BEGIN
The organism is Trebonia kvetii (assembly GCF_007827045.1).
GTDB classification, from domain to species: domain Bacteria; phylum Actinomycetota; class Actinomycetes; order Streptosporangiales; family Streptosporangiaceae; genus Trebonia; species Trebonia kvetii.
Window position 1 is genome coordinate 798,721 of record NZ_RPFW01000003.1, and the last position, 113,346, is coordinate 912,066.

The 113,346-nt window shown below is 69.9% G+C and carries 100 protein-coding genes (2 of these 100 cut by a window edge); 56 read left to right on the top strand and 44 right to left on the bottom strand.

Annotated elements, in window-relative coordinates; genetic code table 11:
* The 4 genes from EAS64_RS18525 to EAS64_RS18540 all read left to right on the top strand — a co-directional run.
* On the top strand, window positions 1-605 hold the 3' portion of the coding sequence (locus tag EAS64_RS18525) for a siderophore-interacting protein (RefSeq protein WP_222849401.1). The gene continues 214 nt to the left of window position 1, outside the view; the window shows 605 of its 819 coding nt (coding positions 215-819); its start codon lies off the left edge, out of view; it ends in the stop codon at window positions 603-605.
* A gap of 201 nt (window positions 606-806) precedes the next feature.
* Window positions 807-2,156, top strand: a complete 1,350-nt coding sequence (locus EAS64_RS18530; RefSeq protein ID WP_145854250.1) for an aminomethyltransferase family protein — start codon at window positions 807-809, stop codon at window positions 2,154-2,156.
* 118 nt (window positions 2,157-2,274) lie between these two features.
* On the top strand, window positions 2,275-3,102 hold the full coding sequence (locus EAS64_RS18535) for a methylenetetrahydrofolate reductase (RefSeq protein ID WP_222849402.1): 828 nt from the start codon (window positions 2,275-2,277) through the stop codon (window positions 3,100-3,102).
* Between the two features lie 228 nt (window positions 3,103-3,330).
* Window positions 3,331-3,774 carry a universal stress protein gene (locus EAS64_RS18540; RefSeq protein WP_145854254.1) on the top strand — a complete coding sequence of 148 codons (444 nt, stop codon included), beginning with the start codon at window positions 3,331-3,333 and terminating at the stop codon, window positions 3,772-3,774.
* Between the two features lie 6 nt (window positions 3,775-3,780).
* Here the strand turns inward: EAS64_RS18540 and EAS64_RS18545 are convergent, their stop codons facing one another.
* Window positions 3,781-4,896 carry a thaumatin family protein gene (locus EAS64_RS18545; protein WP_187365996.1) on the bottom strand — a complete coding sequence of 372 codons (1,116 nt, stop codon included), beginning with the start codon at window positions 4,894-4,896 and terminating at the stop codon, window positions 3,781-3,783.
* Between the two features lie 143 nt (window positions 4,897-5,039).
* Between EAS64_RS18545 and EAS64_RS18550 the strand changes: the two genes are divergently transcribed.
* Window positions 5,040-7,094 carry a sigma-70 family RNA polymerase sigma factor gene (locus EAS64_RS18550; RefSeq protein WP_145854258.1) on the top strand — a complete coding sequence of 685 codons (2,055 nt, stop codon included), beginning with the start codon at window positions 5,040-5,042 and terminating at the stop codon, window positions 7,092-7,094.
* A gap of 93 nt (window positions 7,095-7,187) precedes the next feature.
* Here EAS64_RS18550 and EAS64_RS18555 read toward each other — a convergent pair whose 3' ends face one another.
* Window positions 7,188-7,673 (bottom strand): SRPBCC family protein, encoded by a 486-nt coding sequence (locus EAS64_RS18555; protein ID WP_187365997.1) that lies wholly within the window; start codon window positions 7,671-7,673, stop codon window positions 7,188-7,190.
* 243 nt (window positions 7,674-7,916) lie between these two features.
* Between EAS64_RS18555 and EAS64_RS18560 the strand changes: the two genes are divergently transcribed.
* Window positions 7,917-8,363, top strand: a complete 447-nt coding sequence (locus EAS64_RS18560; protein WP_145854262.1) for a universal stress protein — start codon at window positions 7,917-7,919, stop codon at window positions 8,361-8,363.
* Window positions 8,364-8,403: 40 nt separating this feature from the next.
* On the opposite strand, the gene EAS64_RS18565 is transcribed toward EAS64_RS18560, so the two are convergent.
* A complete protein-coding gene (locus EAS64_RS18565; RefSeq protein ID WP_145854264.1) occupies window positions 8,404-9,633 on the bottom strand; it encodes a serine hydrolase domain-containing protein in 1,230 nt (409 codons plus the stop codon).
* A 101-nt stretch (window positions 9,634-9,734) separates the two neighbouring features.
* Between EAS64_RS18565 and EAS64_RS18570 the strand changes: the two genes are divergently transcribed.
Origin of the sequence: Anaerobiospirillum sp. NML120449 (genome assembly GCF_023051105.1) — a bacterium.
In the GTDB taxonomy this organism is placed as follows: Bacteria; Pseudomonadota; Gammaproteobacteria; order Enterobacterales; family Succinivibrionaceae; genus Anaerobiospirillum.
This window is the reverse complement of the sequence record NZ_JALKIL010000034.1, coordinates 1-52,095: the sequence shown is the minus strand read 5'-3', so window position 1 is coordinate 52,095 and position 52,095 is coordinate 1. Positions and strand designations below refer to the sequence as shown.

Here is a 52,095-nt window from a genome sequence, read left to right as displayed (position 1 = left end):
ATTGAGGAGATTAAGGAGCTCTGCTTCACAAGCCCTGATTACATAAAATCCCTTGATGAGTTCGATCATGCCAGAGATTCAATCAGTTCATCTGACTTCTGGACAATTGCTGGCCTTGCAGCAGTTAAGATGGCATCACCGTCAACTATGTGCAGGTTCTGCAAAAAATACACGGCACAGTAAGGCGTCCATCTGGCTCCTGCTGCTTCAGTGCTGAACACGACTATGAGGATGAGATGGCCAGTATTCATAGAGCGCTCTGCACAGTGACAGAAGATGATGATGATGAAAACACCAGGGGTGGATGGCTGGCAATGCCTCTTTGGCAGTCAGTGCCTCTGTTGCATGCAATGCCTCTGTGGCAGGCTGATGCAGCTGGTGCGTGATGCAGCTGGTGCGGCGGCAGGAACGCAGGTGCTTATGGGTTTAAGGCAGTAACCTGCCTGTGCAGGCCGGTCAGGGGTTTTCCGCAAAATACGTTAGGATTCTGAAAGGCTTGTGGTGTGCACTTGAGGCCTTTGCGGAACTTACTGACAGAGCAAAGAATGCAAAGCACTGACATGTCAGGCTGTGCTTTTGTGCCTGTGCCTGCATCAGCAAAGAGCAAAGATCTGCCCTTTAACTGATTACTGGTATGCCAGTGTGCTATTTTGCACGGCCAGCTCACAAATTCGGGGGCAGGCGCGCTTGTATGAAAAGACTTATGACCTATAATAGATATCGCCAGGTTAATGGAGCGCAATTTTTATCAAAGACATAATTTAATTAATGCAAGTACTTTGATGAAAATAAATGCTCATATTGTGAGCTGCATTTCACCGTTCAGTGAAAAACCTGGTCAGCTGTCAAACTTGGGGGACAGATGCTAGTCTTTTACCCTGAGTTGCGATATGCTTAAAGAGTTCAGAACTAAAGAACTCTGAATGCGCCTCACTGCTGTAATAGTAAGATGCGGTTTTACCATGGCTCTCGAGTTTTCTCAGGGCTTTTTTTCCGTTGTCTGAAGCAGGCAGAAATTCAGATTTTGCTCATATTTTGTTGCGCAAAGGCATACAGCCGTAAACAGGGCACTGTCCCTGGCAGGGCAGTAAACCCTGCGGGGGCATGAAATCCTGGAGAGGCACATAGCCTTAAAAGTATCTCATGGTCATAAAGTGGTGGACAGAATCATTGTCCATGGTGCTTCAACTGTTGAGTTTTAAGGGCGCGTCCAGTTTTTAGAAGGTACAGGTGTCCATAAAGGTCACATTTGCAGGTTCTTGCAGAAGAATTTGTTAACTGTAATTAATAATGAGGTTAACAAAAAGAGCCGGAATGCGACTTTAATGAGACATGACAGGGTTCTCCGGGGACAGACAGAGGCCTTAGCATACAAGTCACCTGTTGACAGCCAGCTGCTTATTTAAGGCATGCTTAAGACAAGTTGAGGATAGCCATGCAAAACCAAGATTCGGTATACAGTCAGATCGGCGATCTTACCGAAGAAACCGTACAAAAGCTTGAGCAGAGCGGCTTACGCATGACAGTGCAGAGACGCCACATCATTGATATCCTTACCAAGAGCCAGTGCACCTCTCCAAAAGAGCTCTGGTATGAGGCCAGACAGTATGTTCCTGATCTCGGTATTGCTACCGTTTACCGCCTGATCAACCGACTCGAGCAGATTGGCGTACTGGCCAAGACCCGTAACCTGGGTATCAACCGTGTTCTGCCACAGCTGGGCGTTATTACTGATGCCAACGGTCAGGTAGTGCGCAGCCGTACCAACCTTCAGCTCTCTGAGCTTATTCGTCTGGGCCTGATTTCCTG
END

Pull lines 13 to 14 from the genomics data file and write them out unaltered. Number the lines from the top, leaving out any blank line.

* Window positions 3,331-3,774 carry a universal stress protein gene (locus EAS64_RS18540; RefSeq protein WP_145854254.1) on the top strand — a complete coding sequence of 148 codons (444 nt, stop codon included), beginning with the start codon at window positions 3,331-3,333 and terminating at the stop codon, window positions 3,772-3,774.
* Between the two features lie 6 nt (window positions 3,775-3,780).